The greatest Chow on earth
Curse of the Golden Flower
Zhang Yimou’s Curse of the Golden Flower begins with two intercut sequences that give us a visual cue to the countercurrents running throughout the movie. An introductory title tells us we are in “China, Later Tang Dynasty, 928 A.D.” Deep in the elegant environs of Beijing’s Forbidden City, a dormitory inhabited by what seem to be hundreds of exquisitely gorgeous women is awakened by the gongs and ritual incantations of a sort of Chinese version of Europe’s medieval town criers: “It is the Hour of the Tiger!” As the women wash themselves in crystalline waters poured into golden basins, stepping lightly into their silk gowns and delicate slippers, the film cuts back and forth between them and a thundering horde of black-clad horsemen galloping through the dark (the Hour of the Tiger is evidently sometime before dawn). Zhang and his cinematographer Zhao Xiaoding startle our wide eyes with the contrast between the gleaming sparkle of imperial splendor, set to delicate chimes, and the menacing darkness underscored by the earthquake rumble of pounding hooves.
The sequence sets up the collision at the heart of the film, culminating as the women—awake, dressed and ready—come together as the retinue of the Empress (Gong Li), who is prepared as dawn breaks to greet her returning lord and master the Emperor (Chow Yun-Fat), whom we come to understand was at the head of that column galloping hell-for-leather through the early morning dark. A messenger arrives to inform her that the ceremony of welcome has been cancelled; the Emperor has chosen to pause at his hunting lodge outside the city. Beneath her calm exterior, we see the Empress feel the snub as sharply as a slap to her porcelain face. We see, even before we know who these people are, that this marriage is no match between soul-mates.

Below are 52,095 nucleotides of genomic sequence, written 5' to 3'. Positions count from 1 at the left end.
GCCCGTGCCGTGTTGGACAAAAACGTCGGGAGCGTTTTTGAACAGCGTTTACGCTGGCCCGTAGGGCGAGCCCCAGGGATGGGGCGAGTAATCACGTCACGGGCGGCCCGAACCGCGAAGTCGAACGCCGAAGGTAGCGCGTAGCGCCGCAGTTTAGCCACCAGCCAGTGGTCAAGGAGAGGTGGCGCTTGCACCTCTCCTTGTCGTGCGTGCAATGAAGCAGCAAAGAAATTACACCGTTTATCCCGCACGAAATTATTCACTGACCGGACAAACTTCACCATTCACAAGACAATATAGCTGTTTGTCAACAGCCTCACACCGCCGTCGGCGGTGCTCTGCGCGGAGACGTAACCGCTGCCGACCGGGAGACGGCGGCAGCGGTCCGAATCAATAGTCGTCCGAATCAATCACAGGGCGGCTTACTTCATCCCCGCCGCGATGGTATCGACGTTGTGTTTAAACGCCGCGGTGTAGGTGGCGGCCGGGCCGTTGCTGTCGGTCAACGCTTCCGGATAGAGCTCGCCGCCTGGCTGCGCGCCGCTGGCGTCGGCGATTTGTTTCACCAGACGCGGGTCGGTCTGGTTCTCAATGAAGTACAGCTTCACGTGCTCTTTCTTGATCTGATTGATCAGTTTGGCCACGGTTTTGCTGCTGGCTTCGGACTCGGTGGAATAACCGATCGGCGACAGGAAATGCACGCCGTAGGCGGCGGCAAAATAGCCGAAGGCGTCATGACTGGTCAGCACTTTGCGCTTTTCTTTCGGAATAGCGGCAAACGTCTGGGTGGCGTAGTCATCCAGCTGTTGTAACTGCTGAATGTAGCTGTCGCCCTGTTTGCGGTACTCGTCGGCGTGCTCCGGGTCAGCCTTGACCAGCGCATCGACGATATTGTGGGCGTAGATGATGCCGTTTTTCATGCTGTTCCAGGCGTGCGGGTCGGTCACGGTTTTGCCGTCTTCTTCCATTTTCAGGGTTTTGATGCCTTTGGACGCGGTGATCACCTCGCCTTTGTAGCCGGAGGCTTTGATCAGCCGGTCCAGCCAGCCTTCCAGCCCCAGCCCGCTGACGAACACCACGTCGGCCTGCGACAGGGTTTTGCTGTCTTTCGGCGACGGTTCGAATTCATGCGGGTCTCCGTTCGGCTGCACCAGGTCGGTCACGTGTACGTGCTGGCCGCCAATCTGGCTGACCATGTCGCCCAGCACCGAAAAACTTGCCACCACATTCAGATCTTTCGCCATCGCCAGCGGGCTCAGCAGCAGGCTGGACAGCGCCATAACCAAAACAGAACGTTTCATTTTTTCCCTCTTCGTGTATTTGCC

Once this overture is in place, the movie (adapted by Zhang, Wu Nan and Bian Zhihong from the play Thunderstorm by Cao Yu) wastes no time in telling us who the players are in this palace drama. The Empress is engaged in a three-year affair with the Crown Prince Wan (Liu Ye), the Emperor’s first son by a previous marriage. Wan, however, has fallen in love with Chan (Li Man), the daughter of the royal physician (Ni Dahong), and has no desire to rule. He wants his father to designate Prince Jai (Jay Chou) as his heir. Both the Emperor and the Empress (Jai’s mother) are in favor of this, as is Jai himself. But each has his or her own ideas about exactly how the change in the succession should come about.
Meanwhile, we learn that at the Emperor’s behest, the royal physician has added a secret ingredient to the Empress’ daily medicine: a mysterious “black fungus” of Persia that, over a period of months, will render her insane. In time, the Empress herself will learn of this plot from a mysterious woman who has her own reasons for despising the Emperor, and the knowledge will add urgency to the Empress’ plans to surprise her husband at the upcoming Chrysanthemum Festival—the chrysanthemum being the “golden flower” of the title.
It would take a more erudite scholar than I to judge the historical accuracy of Curse of the Golden Flower; I suspect that it has about as much to do with Chinese history as King Lear has to do with British history, or Hamlet with the history of Denmark. In any case, Zhang’s aim is to weave a lurid tapestry of conspiracy and bloodshed, the kind of thing Shakespeare cranked out in his heyday before the English profs got hold of it and exalted the poetry over the action and intrigue. In this he is splendidly successful, taking us from courtly, veiled discourse and furtive incest, in the ornate red-and-gold luxury of the imperial palace, to the nocturnal strikes of black-clad assassins swooping out of the night sky like locusts, to a climactic battle on the palace grounds deploying what looks like millions of soldiers—black on one side, gold on the other, like a mega-chessboard.
Curse of the Golden Flower may invoke Shakespeare, but it’s more a teasing invocation than a serious ambition. It’s less King Lear than The Lion in Winter (minus the snide comedy), less Shakespeare than Cecil B. DeMille. But, after all, showmanship is a kind of poetry, too.